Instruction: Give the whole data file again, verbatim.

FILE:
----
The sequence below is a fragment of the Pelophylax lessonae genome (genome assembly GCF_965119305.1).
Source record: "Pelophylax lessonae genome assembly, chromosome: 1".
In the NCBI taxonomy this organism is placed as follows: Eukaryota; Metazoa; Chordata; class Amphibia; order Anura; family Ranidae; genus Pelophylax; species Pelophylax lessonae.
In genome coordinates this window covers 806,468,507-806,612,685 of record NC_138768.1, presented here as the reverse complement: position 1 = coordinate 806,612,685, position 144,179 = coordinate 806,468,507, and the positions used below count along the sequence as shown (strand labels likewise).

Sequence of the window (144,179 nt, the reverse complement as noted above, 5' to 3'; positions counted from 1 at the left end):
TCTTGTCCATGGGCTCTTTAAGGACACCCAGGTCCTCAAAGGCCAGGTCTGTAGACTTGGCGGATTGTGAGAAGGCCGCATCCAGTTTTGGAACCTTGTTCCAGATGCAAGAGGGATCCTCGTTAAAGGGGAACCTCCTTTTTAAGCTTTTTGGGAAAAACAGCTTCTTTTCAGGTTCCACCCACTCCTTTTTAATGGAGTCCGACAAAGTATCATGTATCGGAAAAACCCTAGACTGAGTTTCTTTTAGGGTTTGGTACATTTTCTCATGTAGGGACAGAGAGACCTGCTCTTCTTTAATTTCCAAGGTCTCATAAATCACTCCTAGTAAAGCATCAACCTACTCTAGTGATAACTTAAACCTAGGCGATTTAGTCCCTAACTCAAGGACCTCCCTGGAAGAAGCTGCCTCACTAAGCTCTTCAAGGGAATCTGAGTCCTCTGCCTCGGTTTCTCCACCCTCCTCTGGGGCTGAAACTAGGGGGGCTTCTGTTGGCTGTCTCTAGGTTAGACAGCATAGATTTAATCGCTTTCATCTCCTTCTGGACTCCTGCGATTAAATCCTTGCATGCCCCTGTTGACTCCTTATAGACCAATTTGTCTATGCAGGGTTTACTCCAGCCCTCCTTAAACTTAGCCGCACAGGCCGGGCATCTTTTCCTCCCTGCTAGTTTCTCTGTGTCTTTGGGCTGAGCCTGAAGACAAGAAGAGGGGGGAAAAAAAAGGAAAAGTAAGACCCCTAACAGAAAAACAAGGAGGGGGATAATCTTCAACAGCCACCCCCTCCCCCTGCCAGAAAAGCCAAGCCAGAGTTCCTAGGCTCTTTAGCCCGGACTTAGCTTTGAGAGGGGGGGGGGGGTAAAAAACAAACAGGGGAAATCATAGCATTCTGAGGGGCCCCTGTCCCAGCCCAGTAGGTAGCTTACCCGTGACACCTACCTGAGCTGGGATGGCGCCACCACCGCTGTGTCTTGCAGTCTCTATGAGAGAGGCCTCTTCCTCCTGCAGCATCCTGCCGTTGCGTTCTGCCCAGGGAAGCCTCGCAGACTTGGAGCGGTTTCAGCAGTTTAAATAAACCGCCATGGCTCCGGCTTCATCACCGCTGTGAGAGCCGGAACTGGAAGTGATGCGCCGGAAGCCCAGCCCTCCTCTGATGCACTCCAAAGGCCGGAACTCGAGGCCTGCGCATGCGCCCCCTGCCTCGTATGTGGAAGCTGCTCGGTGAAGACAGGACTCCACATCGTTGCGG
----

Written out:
The sequence below is a fragment of the Pelophylax lessonae genome (genome assembly GCF_965119305.1).
Source record: "Pelophylax lessonae genome assembly, chromosome: 1".
In the NCBI taxonomy this organism is placed as follows: Eukaryota; Metazoa; Chordata; class Amphibia; order Anura; family Ranidae; genus Pelophylax; species Pelophylax lessonae.
In genome coordinates this window covers 806,468,507-806,612,685 of record NC_138768.1, presented here as the reverse complement: position 1 = coordinate 806,612,685, position 144,179 = coordinate 806,468,507, and the positions used below count along the sequence as shown (strand labels likewise).

Sequence of the window (144,179 nt, the reverse complement as noted above, 5' to 3'; positions counted from 1 at the left end):
TCTTGTCCATGGGCTCTTTAAGGACACCCAGGTCCTCAAAGGCCAGGTCTGTAGACTTGGCGGATTGTGAGAAGGCCGCATCCAGTTTTGGAACCTTGTTCCAGATGCAAGAGGGATCCTCGTTAAAGGGGAACCTCCTTTTTAAGCTTTTTGGGAAAAACAGCTTCTTTTCAGGTTCCACCCACTCCTTTTTAATGGAGTCCGACAAAGTATCATGTATCGGAAAAACCCTAGACTGAGTTTCTTTTAGGGTTTGGTACATTTTCTCATGTAGGGACAGAGAGACCTGCTCTTCTTTAATTTCCAAGGTCTCATAAATCACTCCTAGTAAAGCATCAACCTACTCTAGTGATAACTTAAACCTAGGCGATTTAGTCCCTAACTCAAGGACCTCCCTGGAAGAAGCTGCCTCACTAAGCTCTTCAAGGGAATCTGAGTCCTCTGCCTCGGTTTCTCCACCCTCCTCTGGGGCTGAAACTAGGGGGGCTTCTGTTGGCTGTCTCTAGGTTAGACAGCATAGATTTAATCGCTTTCATCTCCTTCTGGACTCCTGCGATTAAATCCTTGCATGCCCCTGTTGACTCCTTATAGACCAATTTGTCTATGCAGGGTTTACTCCAGCCCTCCTTAAACTTAGCCGCACAGGCCGGGCATCTTTTCCTCCCTGCTAGTTTCTCTGTGTCTTTGGGCTGAGCCTGAAGACAAGAAGAGGGGGGAAAAAAAAGGAAAAGTAAGACCCCTAACAGAAAAACAAGGAGGGGGATAATCTTCAACAGCCACCCCCTCCCCCTGCCAGAAAAGCCAAGCCAGAGTTCCTAGGCTCTTTAGCCCGGACTTAGCTTTGAGAGGGGGGGGGGGGTAAAAAACAAACAGGGGAAATCATAGCATTCTGAGGGGCCCCTGTCCCAGCCCAGTAGGTAGCTTACCCGTGACACCTACCTGAGCTGGGATGGCGCCACCACCGCTGTGTCTTGCAGTCTCTATGAGAGAGGCCTCTTCCTCCTGCAGCATCCTGCCGTTGCGTTCTGCCCAGGGAAGCCTCGCAGACTTGGAGCGGTTTCAGCAGTTTAAATAAACCGCCATGGCTCCGGCTTCATCACCGCTGTGAGAGCCGGAACTGGAAGTGATGCGCCGGAAGCCCAGCCCTCCTCTGATGCACTCCAAAGGCCGGAACTCGAGGCCTGCGCATGCGCCCCCTGCCTCGTATGTGGAAGCTGCTCGGTGAAGACAGGACTCCACATCGTTGCGG